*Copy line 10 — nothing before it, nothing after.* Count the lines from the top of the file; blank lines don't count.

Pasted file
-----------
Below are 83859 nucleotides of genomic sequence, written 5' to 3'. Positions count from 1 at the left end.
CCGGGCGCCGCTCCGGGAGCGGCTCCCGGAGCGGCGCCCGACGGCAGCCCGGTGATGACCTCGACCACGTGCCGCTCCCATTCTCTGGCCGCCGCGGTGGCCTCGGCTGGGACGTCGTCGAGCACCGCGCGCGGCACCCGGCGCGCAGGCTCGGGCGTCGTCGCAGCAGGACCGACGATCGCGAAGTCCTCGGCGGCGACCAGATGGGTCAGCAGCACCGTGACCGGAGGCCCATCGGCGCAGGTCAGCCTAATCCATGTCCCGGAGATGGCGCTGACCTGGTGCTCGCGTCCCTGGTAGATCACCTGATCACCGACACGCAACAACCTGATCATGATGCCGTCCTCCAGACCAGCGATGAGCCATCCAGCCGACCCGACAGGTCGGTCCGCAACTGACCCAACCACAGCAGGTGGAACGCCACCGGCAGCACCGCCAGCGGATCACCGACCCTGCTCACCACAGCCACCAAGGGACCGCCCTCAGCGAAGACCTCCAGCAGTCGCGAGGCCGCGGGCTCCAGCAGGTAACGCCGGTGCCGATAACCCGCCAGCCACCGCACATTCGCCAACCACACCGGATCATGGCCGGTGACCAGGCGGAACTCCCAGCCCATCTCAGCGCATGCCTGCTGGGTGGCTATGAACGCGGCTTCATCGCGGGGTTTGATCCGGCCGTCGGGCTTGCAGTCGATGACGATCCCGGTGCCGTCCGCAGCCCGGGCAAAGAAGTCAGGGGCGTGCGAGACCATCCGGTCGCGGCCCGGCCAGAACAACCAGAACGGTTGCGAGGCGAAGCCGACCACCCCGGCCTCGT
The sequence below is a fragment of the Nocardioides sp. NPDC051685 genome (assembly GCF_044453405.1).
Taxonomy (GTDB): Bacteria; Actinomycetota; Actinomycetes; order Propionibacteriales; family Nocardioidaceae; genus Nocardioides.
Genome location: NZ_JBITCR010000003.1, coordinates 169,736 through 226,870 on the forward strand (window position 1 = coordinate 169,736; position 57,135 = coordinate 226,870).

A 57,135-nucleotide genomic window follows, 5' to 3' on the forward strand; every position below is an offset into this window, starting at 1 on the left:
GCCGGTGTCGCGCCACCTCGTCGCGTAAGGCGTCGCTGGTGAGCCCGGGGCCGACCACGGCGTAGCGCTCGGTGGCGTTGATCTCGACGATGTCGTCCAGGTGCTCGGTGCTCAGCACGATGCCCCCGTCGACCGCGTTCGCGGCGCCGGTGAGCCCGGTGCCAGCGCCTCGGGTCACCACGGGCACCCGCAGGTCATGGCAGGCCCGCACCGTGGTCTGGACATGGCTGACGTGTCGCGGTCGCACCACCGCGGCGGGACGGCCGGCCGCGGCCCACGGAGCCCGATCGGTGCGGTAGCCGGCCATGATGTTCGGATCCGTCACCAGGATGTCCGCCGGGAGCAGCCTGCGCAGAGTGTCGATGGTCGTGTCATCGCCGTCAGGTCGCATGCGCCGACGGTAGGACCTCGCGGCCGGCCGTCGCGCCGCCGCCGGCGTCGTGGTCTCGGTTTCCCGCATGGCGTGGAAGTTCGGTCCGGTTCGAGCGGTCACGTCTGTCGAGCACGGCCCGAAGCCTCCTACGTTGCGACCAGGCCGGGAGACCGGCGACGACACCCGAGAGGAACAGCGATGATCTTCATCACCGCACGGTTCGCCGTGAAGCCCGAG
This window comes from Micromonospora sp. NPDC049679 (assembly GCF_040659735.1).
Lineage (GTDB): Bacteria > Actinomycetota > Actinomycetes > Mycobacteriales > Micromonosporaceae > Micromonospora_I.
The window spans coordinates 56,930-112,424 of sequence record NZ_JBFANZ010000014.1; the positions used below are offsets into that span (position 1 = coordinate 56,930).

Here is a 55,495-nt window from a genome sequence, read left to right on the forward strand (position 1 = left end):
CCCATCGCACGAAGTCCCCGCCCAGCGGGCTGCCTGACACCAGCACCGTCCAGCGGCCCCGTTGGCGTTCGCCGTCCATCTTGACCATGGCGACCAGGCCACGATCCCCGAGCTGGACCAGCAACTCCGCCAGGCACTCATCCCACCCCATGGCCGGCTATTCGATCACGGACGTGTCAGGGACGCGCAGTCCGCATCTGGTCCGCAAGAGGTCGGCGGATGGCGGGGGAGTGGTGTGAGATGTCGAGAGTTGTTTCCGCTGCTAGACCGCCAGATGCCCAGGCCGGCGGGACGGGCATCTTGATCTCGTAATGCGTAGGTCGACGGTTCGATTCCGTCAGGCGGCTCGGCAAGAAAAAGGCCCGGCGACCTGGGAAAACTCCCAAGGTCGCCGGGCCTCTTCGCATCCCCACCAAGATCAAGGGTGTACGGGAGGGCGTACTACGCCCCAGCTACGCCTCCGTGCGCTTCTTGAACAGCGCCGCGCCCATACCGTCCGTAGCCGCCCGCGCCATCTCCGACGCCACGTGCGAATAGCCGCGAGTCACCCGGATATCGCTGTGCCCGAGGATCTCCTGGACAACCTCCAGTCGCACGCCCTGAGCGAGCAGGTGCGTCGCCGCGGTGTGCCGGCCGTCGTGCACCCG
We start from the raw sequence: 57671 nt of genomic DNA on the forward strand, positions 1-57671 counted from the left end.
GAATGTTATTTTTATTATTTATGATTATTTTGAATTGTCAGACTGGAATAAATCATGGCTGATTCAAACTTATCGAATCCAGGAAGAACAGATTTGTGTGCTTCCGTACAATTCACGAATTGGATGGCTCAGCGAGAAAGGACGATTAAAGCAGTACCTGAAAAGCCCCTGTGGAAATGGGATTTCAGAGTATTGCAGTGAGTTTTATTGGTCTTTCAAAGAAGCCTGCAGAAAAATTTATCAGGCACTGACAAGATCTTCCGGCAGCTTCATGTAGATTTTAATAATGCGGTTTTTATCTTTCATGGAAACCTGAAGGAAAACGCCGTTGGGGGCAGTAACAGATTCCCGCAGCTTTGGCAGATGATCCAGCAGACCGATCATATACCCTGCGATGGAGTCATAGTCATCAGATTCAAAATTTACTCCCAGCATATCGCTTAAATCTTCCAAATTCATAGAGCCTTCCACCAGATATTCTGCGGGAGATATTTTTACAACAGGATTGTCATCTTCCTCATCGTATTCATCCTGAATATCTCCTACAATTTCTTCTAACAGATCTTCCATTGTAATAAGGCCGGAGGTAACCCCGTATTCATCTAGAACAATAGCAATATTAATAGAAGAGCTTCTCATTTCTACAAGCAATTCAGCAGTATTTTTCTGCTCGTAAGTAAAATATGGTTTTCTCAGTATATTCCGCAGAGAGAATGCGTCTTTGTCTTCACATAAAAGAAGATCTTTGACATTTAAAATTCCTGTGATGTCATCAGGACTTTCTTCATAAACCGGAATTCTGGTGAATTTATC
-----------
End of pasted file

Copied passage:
The window spans coordinates 56,930-112,424 of sequence record NZ_JBFANZ010000014.1; the positions used below are offsets into that span (position 1 = coordinate 56,930).